Archivist Supplement: The Book of the Names of the Dead

The Archivist on December 13, 2007

[symlink from Guest at the Table of Heaven]

In these appendices, I have tried to record first source player experiences of the Archive Materials. I have poured over these ethereal pages, their endless white letters, their constant promise. I have made my additions, my small notations. I have done my best. In my heart of hearts I call these notes daleths: easily carved, easily melted. In the Archive, they are cold, naked commentaries, and surely these wet, impure, sentimental preliminaries will be redacted in the ever-vigilant struggle against Contagion. This is as it should be. For personal reasons, the following is difficult for me to attach to the main entry on The Book, but secrets have earned me little but clay and ash: there is duty, and there is service.

I longed to put my hands into the silver cups of the great and final game from the time I was a child. I suppose you could call this morbid, disturbed, an unstable fixation, but the ways of children have always been morbid, disturbed, unstably fixed. I watched my mother slip her hands into the device before I could write my own name. I watched her pupils dilate; I watched her jaw grow slack. I heard her mumble in her sleep, whisper strange verses about emerald tablets, about scales of bone, about her soul weighed and wanting. I heard the music of her game, slow and sorrowing, violins and something else, something grinding and dissonant. She was beautiful, as she played, paler as the levels passed, and I wanted to play with her: what daughter does not wish to play alongside her mother? But it was a game in which I could never hope to best her score.

I have heard that it was invented by the members of a convent in a distant colony–someplace, in my imagination, full of wide, leafy trees and exotic fruit and hurricanes without eyes. The story goes that an outbreak of malaria brought the nuns low, and the Abbess Eglantyne the Wracked, a saint as uncanonical as it is possible for a saint to be, an initiate of Our Peculiar Mysteries, sought to soothe her sisters’ passage out of their bodies. She made for each of their hands ten silver cups with delicate wires extending outward, so that only the slightest movement of a feverish fingers would be required to play, and upon crystal screens before the beds of the dying awoke avatars with clothes of feathers and eyes of jet, descending into a great hole in the earth, to another world full of terrible battles and terrible triumph. The Abbess herself breathed her last within her office, before a cold, black screen, and the cups had to be cut from her hands. This is what I have been told. This is what my mother told me as she slipped the cups over the pads of her thumbs.

More than this I cannot say–how could I? In the cities of my birth only the dying may touch The Book. It is a rite, a sacrament, and it would be obscene for one as healthy and young as I to come within its presence. The infirm and the diseased take to enormous white beds with beatific smiles, knowing they are about to enter a select fraternity, they are about to know the secrets of a game they have heard only whispers of since they were small, a game forbidden until now, until this moment when nothing at all is forbidden any longer, they are eager, and burning to don their feathers and step into the dark, they are full of joy, and the cups have waited so long, so long until they felt their hearts shudder in premonition of their own last, bloody days.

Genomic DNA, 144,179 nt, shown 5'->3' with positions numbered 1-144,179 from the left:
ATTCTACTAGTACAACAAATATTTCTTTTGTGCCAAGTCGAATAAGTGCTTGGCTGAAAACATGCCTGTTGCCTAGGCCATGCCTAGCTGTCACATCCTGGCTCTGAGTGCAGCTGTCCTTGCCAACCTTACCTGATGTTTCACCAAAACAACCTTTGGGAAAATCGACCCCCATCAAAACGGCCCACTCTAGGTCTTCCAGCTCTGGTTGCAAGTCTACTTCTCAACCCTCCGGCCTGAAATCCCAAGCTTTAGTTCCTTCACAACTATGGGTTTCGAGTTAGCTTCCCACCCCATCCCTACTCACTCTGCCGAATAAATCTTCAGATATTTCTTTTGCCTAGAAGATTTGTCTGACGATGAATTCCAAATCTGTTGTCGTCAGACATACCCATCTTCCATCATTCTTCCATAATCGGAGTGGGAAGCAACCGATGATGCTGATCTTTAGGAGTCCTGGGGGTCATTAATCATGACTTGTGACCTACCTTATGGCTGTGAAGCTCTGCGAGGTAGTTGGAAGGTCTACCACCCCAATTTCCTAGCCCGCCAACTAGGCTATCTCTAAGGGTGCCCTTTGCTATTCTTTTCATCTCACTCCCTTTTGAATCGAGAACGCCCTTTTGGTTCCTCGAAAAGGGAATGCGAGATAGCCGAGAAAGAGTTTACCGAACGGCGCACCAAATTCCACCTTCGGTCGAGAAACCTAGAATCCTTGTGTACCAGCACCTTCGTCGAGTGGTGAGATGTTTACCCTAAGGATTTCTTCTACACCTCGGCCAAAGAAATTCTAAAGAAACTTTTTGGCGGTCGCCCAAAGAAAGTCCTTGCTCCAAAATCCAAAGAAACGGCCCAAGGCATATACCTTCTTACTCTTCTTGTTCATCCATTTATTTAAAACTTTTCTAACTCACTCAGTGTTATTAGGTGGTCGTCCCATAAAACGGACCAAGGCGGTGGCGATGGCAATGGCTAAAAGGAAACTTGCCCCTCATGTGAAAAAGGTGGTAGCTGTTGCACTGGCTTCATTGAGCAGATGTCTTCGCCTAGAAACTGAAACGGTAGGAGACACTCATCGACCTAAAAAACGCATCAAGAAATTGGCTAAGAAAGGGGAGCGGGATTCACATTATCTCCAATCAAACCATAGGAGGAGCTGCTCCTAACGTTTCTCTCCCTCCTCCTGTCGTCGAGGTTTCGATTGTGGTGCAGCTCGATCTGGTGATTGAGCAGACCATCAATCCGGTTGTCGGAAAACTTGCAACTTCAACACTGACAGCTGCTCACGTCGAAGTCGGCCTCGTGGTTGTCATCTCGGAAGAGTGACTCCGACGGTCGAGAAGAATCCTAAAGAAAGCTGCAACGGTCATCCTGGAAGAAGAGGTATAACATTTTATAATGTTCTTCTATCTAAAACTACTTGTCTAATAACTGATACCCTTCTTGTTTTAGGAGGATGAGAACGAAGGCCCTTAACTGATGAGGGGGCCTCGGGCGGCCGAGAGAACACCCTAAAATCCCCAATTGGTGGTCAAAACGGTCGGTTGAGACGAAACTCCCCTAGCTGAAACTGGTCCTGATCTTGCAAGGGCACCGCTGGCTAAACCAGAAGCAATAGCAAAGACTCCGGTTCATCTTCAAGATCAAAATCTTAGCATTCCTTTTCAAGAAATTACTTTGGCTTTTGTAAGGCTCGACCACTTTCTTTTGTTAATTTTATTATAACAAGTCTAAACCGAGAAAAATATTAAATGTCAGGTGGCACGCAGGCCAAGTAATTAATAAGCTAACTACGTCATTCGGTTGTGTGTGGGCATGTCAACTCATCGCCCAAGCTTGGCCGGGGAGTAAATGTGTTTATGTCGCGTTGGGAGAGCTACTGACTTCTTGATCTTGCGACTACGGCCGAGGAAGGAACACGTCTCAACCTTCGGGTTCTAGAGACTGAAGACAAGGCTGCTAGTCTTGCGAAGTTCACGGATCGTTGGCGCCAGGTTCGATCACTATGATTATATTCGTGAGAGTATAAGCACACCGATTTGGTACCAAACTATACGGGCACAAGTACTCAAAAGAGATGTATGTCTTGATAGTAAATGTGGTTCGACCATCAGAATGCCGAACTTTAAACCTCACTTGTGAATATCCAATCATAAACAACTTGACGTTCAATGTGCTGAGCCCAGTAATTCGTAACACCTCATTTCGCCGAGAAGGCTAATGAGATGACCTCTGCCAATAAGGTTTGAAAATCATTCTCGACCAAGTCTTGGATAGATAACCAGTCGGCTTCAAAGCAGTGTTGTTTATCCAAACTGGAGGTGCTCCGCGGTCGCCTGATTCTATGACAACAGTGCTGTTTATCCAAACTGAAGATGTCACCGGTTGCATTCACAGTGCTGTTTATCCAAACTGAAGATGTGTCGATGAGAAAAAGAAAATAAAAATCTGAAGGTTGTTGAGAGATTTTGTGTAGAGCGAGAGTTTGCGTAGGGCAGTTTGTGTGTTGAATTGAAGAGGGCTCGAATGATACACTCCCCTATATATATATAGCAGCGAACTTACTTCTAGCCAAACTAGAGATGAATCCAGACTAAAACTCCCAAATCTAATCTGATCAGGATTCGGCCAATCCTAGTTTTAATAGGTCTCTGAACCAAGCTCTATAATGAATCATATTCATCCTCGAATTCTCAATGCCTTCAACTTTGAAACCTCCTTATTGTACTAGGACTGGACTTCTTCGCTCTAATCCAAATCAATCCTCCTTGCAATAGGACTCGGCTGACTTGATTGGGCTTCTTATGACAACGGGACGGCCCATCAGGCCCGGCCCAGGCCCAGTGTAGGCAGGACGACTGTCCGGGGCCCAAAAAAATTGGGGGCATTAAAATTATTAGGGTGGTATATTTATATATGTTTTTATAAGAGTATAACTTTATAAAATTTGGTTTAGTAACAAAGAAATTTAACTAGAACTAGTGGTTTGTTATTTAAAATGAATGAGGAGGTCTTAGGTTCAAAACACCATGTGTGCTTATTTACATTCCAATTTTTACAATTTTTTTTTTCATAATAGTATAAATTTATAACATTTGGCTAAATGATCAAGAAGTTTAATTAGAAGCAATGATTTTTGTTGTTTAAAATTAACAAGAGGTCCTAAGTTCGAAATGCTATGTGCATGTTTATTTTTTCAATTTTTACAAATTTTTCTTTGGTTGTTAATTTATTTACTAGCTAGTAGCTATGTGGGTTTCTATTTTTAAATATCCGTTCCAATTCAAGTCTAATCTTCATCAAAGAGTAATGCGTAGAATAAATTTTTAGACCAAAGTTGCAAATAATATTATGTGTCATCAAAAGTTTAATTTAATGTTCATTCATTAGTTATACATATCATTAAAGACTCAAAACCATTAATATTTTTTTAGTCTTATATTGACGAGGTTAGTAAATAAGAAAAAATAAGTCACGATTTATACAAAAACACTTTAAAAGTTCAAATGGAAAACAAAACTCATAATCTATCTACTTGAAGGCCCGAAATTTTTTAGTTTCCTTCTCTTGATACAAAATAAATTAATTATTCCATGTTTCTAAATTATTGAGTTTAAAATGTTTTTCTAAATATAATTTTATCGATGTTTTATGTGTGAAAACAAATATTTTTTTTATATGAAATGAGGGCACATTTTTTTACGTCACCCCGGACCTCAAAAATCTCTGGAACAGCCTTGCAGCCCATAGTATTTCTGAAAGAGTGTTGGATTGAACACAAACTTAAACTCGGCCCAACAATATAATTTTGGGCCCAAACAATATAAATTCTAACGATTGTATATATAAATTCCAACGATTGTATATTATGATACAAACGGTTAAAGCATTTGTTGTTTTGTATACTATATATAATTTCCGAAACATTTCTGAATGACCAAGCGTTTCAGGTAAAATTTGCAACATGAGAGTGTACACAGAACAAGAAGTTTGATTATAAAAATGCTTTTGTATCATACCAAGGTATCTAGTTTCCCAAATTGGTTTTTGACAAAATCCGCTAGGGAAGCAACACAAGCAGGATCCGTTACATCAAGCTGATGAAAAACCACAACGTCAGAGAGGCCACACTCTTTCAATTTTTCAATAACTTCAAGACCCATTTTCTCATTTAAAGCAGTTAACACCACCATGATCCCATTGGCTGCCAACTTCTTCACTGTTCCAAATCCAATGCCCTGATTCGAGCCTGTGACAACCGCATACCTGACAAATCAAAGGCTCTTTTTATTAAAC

The player dies as the game completes; the player dies as the game erases itself from the naked crystal. It is a perfect moment, perfect union, perfect expression of victory. I have long suspected that the cups deliver death from machine to flesh as they transmit desire from flesh to machine, but what could I know? There is no research to be done here, I must wait, and wait.

It will be years before I know what the feathers serve, what could be written upon tablets of emerald; it will be years before I will see myself in an orb of crystal, my eyes flashing jet.

Those who keep The Book, who build the devices, who fashion the cups, those acolytes who minister to the sick–should I call them players? The creatures in the crystal leap and jump and cry out in pain; those abed are motionless unless they weep–have no names to write in The Book. They will not be allowed to play when their time comes. There will be no feathers for them, no weighing of their souls. What martyrs are they, sweet and sad, solitary, to pass into death without the comfort of those colors opening up before them, without the warmth of silver on their hands!

They came to the house of my mother and slid the cups to her fingers like wedding bands, and when she was gone they went as quietly. They slapped my hands away; they would not let me see what widened her eyes, what quickened her breath. I only listened to the music, and cried at her closed door.

All my life I have written upon these tablets which are liquid and electricity and not emerald, I have recorded the games like a nun, in a distant place, with wide leafy trees over our peaked roofs and exotic fruits on our plates and yes, hurricanes that last for years with no eye in sight, in hope, in abject servitude. I dream as I have always dreamt, of little more than the small, saintly knock at my door, and a woman in green with a soft smile and ten silver cups gathered in her hands, to take me in her arms and show me the scale of bone, show me the weight of my soul.

But that is a long time yet, and there is work here, and the storm outside blows on.

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